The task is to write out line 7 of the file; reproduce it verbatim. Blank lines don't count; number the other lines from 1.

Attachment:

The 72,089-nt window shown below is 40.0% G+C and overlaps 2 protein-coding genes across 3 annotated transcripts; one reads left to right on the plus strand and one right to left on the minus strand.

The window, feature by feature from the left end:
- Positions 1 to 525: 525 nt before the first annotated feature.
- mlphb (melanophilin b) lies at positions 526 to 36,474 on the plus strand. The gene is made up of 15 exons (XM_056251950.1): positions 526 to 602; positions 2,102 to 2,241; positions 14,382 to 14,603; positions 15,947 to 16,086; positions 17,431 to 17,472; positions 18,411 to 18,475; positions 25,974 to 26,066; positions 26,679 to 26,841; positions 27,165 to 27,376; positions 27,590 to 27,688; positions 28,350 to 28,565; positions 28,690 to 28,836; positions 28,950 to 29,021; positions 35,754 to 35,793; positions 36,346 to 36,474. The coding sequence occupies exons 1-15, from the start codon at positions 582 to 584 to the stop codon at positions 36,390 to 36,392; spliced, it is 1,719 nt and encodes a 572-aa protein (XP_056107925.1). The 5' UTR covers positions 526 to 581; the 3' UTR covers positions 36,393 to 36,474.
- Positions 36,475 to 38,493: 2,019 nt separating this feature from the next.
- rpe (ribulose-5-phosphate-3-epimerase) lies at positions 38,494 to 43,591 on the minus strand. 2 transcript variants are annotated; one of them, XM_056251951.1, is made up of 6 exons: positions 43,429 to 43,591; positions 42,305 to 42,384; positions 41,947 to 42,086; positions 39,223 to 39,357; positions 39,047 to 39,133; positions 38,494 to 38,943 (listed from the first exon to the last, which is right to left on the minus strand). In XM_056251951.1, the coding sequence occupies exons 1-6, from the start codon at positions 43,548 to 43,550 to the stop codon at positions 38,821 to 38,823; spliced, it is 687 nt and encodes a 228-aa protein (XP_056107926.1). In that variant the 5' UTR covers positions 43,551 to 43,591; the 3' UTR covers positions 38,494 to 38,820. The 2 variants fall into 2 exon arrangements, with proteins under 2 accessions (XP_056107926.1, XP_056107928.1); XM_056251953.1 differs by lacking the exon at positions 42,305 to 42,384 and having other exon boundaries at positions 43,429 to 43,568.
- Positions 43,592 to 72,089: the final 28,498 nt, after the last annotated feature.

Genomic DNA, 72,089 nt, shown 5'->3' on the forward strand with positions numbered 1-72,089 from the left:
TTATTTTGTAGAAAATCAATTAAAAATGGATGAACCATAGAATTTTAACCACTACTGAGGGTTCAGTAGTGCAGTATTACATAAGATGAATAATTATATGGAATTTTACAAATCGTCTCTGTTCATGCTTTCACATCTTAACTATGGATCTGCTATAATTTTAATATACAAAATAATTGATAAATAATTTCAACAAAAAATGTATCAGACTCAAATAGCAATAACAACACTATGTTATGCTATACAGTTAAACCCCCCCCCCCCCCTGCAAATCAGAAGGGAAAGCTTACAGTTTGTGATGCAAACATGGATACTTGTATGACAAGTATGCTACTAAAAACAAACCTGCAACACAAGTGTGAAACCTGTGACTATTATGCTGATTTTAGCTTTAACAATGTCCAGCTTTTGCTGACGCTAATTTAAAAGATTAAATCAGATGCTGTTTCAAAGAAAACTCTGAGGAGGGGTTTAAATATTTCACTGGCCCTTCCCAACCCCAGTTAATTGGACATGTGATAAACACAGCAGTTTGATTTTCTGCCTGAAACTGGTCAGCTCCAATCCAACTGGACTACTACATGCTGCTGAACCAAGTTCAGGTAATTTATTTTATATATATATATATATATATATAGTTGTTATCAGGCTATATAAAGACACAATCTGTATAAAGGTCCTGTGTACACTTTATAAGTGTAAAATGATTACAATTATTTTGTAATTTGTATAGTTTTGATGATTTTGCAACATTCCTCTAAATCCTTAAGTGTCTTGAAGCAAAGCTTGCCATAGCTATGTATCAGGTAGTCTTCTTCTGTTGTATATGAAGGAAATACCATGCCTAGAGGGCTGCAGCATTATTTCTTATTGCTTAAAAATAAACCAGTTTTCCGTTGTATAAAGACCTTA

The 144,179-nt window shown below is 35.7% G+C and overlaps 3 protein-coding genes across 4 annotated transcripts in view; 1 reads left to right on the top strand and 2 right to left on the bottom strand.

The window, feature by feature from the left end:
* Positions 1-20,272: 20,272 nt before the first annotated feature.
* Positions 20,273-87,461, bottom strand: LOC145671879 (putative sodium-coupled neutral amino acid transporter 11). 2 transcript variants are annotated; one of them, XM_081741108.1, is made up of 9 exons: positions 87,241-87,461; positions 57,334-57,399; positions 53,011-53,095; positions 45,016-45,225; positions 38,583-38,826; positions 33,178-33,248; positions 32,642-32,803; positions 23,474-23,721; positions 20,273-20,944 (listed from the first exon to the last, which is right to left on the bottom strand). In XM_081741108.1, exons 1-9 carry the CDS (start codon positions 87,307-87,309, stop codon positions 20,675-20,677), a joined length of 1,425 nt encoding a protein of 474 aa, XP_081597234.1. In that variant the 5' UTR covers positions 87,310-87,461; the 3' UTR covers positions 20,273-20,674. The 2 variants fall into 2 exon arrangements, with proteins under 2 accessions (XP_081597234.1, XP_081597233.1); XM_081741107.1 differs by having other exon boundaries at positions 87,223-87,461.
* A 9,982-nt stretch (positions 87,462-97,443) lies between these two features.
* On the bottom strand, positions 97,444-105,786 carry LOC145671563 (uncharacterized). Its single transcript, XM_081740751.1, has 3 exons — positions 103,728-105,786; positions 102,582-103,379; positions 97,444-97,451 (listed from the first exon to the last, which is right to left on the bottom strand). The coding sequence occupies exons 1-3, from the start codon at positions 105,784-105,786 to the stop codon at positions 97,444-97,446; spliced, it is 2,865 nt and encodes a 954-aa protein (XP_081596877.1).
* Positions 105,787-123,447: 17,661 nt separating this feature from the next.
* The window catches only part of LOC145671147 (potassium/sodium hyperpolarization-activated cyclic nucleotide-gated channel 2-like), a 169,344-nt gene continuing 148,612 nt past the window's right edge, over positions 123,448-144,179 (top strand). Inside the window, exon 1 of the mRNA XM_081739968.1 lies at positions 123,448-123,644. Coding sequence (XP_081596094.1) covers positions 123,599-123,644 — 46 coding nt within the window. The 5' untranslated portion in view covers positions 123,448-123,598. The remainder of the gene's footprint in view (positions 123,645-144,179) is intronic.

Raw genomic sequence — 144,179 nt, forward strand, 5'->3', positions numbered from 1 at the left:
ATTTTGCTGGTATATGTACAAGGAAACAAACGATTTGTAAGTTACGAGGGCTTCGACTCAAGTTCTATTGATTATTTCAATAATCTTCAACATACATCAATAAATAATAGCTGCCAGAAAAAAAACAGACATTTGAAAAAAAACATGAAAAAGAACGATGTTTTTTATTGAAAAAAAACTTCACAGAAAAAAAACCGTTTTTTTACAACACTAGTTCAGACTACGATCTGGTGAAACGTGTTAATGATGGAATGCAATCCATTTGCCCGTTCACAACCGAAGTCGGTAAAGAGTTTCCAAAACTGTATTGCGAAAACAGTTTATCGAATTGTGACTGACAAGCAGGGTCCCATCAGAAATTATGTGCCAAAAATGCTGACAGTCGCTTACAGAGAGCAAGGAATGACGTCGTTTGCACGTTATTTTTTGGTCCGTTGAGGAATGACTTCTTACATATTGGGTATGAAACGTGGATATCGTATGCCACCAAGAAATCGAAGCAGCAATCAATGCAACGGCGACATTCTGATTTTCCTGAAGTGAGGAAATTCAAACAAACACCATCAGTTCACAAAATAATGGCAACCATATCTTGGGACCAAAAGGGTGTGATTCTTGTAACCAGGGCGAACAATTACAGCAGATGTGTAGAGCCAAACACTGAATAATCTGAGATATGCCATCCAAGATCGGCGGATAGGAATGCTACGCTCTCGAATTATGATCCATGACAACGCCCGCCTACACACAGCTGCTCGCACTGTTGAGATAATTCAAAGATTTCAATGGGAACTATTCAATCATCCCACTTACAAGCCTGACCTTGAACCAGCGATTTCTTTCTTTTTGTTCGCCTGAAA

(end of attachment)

- Positions 43,592 to 72,089: the final 28,498 nt, after the last annotated feature.